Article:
I recently picked up a cheap, very funky looking, wartime Anniversary Speed Graphic thinking I could use if for parts. Of course I couldn't leave it alone and got it cleaned up and working nicely. The only reason I mention this is that I was stunned at the accurate adjustment of the rangefinder to the uncoated 127 Ektar. Dead on from minimum focus to infinity. So I guess they can be adjusted to that level; I'd just never seen it before, or managed it myself. This one looks to still be factory adjustment.

    And don't rule out the 127 Ektar. I used to be dismissive of these, but they are a very fine lens. I kind of like the uncoated one that came on this camera for the sharp but smooth look; when coated they have excellent contrast. This would be a nice focal length for environmental portraits and is the most common focal length I see on Speed and Crown Graphics. I have both and they are nicely sharp in the center wide open.

  7. #17
    Tin Can's Avatar
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    Dec 2011
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    13,239

    Re: School me on press cameras.

    WeeGee shot often by distance. His camera was set to focus at 10 feet SOME of the time. and he used big flashbulbs so he could stop down for more DOF.

    https://www.icp.org/browse/archive/c.../all/all/all/0

    I have a plastic 4X5 that I marked focus at 5 ft and only aim through a steel wire finder. No GG, no RF needed.

    This was shot handheld, at estimated 5 ft with one flash bulb on B&W film, but scanned in color which gives it a unique 'look'.

    1-1-Green What by TIN CAN COLLEGE, on Flickr
    sin eater

  8. #18

    Join Date
    Sep 2010
    Posts
    538

    Re: School me on press cameras.

    [QUOTE=Oren Grad;1499638]
    "But honestly, I think hand-held 4x5 at open aperture is the wrong tool for environmental portraiture."

    Here's a head and shoulders photograph of my daughter with her horse. TRF Crown in "Big Shot" mode with 210mm 5.6 Fujinon W, wide open or close to it. Vivitar 285 with bounce card.Click image for larger version. 

Name:	Amanda Bullet Big Shot 210 LR.jpg 
Views:	50 
Size:	57.9 KB 
ID:	191387Click image for larger version. 

Name:	TRF Big Shot.JPG 
Views:	47 
Size:	137.5 KB 
ID:	191388

  9. #19

    Join Date
    May 2019
    Posts
    25

    Re: School me on press cameras.

    Quote Originally Posted by Oren Grad View Post
    If you're determined to try it, the most lightweight 4x5 rangefinder that's readily available would be a Polaroid 110 conversion. The original-equipment lenses on those - typically 127mm - definitely do *not* cover 4x5 with edge-to-edge sharpness at open aperture, but you can have a conversion set up with a modern plasmat with better coverage.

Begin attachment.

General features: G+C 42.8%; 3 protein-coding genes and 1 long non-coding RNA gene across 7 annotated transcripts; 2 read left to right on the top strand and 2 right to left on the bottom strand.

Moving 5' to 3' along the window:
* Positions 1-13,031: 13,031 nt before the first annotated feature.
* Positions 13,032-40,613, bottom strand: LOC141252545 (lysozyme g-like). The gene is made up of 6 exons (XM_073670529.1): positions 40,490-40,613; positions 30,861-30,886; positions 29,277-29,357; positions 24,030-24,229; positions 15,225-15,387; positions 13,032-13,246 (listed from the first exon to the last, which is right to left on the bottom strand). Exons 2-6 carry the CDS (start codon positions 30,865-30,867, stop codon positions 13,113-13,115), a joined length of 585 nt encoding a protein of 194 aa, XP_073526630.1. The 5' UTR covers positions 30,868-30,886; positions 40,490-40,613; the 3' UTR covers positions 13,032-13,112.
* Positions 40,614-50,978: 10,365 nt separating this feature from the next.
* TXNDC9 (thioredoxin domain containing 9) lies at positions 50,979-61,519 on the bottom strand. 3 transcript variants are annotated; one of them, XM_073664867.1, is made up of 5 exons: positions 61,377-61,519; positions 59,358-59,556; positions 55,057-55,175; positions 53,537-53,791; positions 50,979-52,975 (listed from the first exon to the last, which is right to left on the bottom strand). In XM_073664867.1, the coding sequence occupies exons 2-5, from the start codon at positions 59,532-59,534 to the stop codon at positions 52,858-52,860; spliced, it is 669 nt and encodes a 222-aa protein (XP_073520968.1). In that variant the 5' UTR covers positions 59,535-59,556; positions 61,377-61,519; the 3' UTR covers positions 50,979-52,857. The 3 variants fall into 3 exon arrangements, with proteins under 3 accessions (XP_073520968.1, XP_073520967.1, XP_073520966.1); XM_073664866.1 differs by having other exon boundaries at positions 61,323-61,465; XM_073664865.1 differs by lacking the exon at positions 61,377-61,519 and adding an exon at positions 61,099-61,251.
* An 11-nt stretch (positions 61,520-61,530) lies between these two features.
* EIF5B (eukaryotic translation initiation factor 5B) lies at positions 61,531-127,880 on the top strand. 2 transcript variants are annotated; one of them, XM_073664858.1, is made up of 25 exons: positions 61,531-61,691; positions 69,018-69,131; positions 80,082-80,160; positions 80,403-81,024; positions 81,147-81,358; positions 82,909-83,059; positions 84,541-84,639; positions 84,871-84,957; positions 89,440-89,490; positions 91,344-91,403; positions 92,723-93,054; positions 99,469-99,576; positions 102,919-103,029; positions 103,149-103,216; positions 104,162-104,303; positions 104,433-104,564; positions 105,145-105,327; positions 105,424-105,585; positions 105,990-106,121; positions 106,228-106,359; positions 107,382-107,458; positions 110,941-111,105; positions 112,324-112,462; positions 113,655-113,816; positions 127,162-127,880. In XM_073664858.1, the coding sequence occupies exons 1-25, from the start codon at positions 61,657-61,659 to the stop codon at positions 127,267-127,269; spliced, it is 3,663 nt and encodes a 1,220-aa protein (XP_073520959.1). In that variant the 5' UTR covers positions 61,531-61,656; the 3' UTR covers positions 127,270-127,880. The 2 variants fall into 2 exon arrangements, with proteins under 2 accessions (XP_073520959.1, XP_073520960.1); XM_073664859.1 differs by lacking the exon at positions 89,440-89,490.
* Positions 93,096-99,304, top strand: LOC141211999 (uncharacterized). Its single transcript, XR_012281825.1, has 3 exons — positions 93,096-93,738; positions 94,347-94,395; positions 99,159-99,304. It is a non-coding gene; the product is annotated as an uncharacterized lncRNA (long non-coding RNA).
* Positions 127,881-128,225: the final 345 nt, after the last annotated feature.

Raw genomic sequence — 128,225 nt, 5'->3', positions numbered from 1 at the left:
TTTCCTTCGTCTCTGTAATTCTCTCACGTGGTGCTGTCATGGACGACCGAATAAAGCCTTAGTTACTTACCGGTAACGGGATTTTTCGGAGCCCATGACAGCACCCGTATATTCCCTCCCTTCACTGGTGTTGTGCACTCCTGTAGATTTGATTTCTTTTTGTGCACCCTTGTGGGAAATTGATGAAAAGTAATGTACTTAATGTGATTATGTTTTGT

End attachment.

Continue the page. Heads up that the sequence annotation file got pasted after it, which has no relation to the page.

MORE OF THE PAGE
Sounds very interesting. I did a search on Ebay and found a few very confusing offers for conversions. Who would you recommend? Can you provide me with a link? Thanks for the suggestion!

  10. #20

    Join Date
    May 2019
    Posts
    25

    Re: School me on press cameras.

    Quote Originally Posted by Kevin Crisp View Post
    If in working condition, and nearly all of them are even after all these years, the side-mount Kalart can be calibrated to one lens (and one only) and be quite accurate from 4' to infinity. Just follow the old Graphic instructions and don't cut corners. Pay particular attention to the instruction about the height of the target (guy with the hat). When you're done, follow the procedure a second time and then verify it with the ground glass. Unless you really bang the camera around they stay in calibration, but check it every now and then. There is one adjusting screw with a clearly labeled reverse thread on it, and even with the instruction right there on the thing it is counter-intuitive and people strip the screw and that is trouble.

    A proper bed scale for your focal length can be handy too for candids. That way you don't lose the moment while fiddling with the camera while pointing it at the subject. You can pre-focus for distance, then frame it up and take the picture. If you can estimate distances (and can live with stopping down a little) the bed scale is really useful. There hasn't been a viewfinder made that is as sharp and clear as the sports-finder / hoop...

    I've also preferred the Crown due to the smaller size and weight. Hopefully you can get the in-body release to work with whatever shutter you are using. This can take some work on modern shutters because the horizontal lever needs to be a little longer than for the original standard lenses, but it can be done. That way you don't have to fumble with a cable release.
    I read somewhere that the Crowns with the top-mounted rangefinders can have a fine-tuning adjustment, but now I can't find where I read it. Do you know if the top-mounted Crowns can be adjusted? I understand they use the cam mated to the lens, but I read somewhere you can fiddle with the linkage to more accurately fine tune the system.